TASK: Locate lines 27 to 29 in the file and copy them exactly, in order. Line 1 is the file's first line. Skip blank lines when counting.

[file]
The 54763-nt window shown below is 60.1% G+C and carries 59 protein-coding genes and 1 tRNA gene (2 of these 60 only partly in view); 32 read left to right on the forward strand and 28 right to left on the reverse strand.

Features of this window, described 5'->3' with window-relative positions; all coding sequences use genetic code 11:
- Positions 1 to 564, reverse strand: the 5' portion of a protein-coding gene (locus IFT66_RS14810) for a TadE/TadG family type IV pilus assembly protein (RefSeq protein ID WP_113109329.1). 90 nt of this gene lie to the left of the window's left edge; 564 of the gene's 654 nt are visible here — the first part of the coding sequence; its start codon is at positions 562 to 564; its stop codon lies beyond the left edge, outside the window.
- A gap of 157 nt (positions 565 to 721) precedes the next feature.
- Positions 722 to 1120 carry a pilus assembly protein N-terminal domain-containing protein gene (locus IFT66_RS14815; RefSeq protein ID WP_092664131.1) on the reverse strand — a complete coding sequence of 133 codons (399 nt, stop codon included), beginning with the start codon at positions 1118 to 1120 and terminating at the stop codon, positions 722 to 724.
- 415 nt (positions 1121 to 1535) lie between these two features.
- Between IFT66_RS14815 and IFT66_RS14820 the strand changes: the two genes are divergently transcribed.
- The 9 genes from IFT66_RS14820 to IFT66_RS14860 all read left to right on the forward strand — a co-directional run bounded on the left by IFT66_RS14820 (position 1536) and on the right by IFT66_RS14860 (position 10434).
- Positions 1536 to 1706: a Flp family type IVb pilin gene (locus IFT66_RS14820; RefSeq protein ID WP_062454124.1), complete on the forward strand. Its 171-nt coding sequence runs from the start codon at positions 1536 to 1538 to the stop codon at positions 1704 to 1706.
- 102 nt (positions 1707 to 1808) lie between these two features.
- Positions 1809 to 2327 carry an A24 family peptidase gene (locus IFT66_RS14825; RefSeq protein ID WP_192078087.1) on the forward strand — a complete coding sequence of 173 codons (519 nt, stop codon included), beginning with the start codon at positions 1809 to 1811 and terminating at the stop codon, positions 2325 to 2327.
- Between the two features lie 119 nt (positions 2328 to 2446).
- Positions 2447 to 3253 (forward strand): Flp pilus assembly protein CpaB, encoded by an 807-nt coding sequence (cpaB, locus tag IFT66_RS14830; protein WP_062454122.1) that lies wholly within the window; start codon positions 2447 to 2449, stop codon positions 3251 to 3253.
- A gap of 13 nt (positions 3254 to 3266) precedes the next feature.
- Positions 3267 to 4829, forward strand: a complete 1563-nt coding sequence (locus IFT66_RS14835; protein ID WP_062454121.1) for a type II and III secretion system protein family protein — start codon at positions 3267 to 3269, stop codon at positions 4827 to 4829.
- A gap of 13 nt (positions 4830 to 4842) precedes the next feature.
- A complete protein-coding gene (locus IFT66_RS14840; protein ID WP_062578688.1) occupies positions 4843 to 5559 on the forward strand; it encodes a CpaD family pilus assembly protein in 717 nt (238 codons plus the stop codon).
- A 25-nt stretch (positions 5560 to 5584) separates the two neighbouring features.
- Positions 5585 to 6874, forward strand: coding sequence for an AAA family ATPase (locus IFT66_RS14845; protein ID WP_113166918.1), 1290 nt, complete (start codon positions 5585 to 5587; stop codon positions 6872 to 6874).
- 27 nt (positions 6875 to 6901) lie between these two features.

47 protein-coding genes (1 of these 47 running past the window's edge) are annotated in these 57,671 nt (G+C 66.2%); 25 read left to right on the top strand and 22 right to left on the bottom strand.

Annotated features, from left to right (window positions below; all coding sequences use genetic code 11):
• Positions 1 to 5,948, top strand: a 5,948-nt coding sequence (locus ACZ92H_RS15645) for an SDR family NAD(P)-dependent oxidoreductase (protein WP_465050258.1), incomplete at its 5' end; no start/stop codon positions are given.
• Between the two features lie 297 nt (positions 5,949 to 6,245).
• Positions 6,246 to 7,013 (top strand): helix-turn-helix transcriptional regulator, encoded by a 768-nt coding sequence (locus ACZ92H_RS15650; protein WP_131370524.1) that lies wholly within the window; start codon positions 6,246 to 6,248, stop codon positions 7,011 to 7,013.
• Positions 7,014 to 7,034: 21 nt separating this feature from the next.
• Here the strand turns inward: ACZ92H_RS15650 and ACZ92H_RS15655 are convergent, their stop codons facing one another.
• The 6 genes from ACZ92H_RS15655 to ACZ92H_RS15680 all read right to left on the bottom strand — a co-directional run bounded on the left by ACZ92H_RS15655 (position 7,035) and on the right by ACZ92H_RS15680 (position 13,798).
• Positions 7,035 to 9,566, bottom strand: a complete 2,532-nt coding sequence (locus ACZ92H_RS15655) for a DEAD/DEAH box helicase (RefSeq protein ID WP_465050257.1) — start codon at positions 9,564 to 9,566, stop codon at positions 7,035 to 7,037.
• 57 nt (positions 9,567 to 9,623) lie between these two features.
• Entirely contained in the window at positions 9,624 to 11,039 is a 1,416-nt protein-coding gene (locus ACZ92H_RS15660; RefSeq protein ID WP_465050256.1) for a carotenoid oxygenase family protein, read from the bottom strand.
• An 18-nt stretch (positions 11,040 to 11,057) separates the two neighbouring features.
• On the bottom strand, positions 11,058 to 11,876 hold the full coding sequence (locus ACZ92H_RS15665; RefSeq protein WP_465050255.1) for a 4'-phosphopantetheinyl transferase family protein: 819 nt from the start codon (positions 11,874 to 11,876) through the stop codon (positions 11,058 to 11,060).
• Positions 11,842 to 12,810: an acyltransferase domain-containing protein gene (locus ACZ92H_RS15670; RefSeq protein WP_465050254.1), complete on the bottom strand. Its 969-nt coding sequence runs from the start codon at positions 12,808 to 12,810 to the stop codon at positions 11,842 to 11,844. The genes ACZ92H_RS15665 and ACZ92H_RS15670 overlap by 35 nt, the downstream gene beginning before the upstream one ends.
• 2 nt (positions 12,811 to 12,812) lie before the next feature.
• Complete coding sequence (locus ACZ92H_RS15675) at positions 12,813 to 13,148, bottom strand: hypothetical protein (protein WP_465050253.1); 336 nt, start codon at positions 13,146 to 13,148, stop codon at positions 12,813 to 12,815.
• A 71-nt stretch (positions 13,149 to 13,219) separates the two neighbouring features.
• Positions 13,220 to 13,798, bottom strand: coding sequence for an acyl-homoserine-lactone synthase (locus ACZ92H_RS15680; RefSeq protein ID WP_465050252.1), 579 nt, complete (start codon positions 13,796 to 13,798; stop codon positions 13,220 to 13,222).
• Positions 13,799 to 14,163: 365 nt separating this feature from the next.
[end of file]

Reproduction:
• Here the strand turns inward: ACZ92H_RS15650 and ACZ92H_RS15655 are convergent, their stop codons facing one another.
• The 6 genes from ACZ92H_RS15655 to ACZ92H_RS15680 all read right to left on the bottom strand — a co-directional run bounded on the left by ACZ92H_RS15655 (position 7,035) and on the right by ACZ92H_RS15680 (position 13,798).
• Positions 7,035 to 9,566, bottom strand: a complete 2,532-nt coding sequence (locus ACZ92H_RS15655) for a DEAD/DEAH box helicase (RefSeq protein ID WP_465050257.1) — start codon at positions 9,564 to 9,566, stop codon at positions 7,035 to 7,037.